With Guernsey having recently hosted a successful Sustainable Finance Week and Jersey having held its inaugural Sustainable Finance Awards, sustainable finance remains a big theme in the Channel Islands.
Here, Wai-Shin Chan (pictured), Head of HSBC’s Climate Change Centre of Excellence, explores what’s at stake at the forthcoming COP27.
It’s a chance to gauge the political mood after a turbulent year
The talks will indicate whether the Russia-Ukraine war and price crises have distracted governments, businesses and the public from climate action in the short term. It could be that extreme weather – from heat waves in Europe to floods in Pakistan and droughts in China – will serve as a reminder of the urgency to act.
Negotiators have a challenge on their hands
The issue of loss and damage – the destruction already being caused by climate change in parts of the world – almost derailed COP26, and we expect it to be just as tricky this year. One priority is to make the Santiago Network fully operational. This network is designed to provide tools and technical assistance to
vulnerable economies, and an agreement on its terms of reference is expected in Egypt.
Money will be a sticking point (again)
The need for a ‘provision of funds’ by developed nations for loss and damage was acknowledged at COP26, but there weren’t any details on what form, source and amount this would take. Developing nations will be after a funding facility, while developed nations will baulk at the idea of being obliged to provide even more financing. After all, they missed their 2022 promise of providing USD100 billion in climate finance, and developing countries will want assurance on how this will come to fruition by next year.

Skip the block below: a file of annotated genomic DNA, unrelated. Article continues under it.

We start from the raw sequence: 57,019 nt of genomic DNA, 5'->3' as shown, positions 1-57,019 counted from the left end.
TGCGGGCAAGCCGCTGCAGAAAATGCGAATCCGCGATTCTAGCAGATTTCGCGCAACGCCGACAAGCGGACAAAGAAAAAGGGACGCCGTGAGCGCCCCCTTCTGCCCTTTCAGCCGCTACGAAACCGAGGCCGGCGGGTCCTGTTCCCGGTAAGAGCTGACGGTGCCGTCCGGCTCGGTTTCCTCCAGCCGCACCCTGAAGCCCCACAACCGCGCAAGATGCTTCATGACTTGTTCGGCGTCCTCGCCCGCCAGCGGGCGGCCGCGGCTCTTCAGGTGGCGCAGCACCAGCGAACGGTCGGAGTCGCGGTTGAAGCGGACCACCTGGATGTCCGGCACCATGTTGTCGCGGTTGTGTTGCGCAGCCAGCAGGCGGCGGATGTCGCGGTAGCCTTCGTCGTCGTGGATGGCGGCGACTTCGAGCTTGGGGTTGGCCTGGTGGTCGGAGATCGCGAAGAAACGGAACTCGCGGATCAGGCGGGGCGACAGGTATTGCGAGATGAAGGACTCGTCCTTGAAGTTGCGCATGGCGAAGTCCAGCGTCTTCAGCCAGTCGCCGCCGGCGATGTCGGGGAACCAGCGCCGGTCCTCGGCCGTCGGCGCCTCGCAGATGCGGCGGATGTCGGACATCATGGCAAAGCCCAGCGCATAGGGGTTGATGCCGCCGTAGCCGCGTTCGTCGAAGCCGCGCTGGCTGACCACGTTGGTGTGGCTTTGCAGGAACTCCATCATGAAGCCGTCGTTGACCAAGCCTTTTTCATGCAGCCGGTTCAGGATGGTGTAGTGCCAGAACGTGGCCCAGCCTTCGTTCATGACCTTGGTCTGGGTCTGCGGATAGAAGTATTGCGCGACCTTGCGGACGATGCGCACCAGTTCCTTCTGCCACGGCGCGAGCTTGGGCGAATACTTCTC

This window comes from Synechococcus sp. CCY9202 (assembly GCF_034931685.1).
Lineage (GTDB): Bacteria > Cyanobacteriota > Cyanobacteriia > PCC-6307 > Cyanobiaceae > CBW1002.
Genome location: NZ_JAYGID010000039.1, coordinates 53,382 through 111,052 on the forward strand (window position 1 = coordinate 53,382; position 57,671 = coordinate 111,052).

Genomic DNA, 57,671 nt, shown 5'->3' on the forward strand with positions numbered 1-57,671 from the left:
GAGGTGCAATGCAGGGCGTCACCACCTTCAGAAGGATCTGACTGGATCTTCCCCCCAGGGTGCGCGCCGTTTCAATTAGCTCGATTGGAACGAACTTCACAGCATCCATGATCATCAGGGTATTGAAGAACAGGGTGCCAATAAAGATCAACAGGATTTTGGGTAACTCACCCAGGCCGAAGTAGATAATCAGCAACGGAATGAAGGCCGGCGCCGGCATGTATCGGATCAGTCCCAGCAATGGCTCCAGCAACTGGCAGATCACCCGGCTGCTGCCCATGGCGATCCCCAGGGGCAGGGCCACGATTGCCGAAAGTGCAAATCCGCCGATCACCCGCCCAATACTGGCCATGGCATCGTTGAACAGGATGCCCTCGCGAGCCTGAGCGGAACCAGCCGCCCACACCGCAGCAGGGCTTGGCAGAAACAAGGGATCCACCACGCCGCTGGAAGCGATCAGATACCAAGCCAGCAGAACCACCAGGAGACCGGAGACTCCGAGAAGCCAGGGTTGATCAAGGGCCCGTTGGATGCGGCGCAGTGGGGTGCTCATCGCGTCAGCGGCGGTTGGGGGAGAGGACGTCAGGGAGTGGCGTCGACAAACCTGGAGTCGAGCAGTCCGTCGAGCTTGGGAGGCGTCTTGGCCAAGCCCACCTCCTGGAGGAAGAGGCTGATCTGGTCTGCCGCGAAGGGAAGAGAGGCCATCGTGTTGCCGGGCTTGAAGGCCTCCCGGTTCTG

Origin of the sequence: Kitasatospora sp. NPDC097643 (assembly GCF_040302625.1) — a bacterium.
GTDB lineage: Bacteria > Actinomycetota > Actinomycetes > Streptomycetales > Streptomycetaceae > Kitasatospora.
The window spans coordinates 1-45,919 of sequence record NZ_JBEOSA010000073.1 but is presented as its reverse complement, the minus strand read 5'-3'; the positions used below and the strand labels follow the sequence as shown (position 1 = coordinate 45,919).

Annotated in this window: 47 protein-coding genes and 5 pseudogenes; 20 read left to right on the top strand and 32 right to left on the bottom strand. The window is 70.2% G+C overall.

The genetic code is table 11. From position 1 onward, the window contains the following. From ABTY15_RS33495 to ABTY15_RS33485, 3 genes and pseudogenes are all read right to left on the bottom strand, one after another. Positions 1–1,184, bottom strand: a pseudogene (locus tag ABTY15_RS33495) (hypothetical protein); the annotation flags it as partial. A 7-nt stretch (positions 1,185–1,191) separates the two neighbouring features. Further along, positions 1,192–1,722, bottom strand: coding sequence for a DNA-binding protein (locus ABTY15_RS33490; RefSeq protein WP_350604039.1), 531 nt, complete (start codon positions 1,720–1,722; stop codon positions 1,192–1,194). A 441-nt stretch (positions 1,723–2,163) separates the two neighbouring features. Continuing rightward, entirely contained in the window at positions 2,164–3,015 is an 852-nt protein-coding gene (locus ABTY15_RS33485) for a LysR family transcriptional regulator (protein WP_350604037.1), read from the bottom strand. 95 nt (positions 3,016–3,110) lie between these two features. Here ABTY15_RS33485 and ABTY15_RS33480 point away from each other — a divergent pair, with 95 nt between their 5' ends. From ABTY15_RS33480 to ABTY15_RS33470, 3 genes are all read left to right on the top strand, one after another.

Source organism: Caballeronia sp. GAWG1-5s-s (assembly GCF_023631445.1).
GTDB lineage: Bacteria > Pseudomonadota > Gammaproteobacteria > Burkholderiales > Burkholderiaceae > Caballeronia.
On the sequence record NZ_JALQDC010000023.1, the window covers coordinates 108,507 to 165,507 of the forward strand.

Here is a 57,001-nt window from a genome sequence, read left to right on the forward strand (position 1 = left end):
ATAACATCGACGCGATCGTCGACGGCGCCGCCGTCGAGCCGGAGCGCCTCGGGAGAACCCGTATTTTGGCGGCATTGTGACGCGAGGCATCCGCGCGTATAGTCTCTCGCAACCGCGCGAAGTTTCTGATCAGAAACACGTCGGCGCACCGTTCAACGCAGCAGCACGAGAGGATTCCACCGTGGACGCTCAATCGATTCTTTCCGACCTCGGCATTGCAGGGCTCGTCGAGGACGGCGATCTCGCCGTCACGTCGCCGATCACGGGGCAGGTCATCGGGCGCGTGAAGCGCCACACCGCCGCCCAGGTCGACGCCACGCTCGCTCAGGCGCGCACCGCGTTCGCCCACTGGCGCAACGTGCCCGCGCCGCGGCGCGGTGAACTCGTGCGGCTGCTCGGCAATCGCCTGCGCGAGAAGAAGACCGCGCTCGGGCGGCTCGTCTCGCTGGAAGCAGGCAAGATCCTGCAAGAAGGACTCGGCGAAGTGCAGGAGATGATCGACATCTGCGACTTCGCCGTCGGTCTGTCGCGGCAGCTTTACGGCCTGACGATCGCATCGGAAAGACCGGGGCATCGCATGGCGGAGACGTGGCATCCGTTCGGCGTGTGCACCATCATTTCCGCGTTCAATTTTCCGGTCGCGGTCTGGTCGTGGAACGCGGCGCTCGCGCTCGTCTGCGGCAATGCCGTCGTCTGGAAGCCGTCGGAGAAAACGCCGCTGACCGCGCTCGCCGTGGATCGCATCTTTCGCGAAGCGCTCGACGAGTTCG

With Egypt at the helm, the spotlight will be on adaptation
The African continent is highly vulnerable to the effects of climate change, so a key focus will be on preparing for its impacts. There will be much emphasis on the global goal on adaptation, a two-year programme which aims to drive collective action. No major decision is due on this until next year, but negotiators will be looking to flesh out its key components and targets.
Progress remains vital
Last year’s event in Glasgow felt the delayed ‘post-2020’ pressure and there were many critical decisions to be made there. This conference is less pressured. But progress is still vital as parties implement actions from COP26. There’s also next year’s global stocktake, which will measure how far we’ve come since the Paris Agreement. Hosts Egypt say a successful conference means ‘progress across the board’ on all climate issues ‘in a balanced and equitable manner’.
Energy transition still matters
The spike in energy prices may have sharpened the short-term need to find fossil fuels, but it has not lessened the importance of energy transition and renewable infrastructure in the long term.
Investors and businesses will be watching for signals about the speed at which climate action is being taken as opportunities to tackle the issue are potentially unlocked.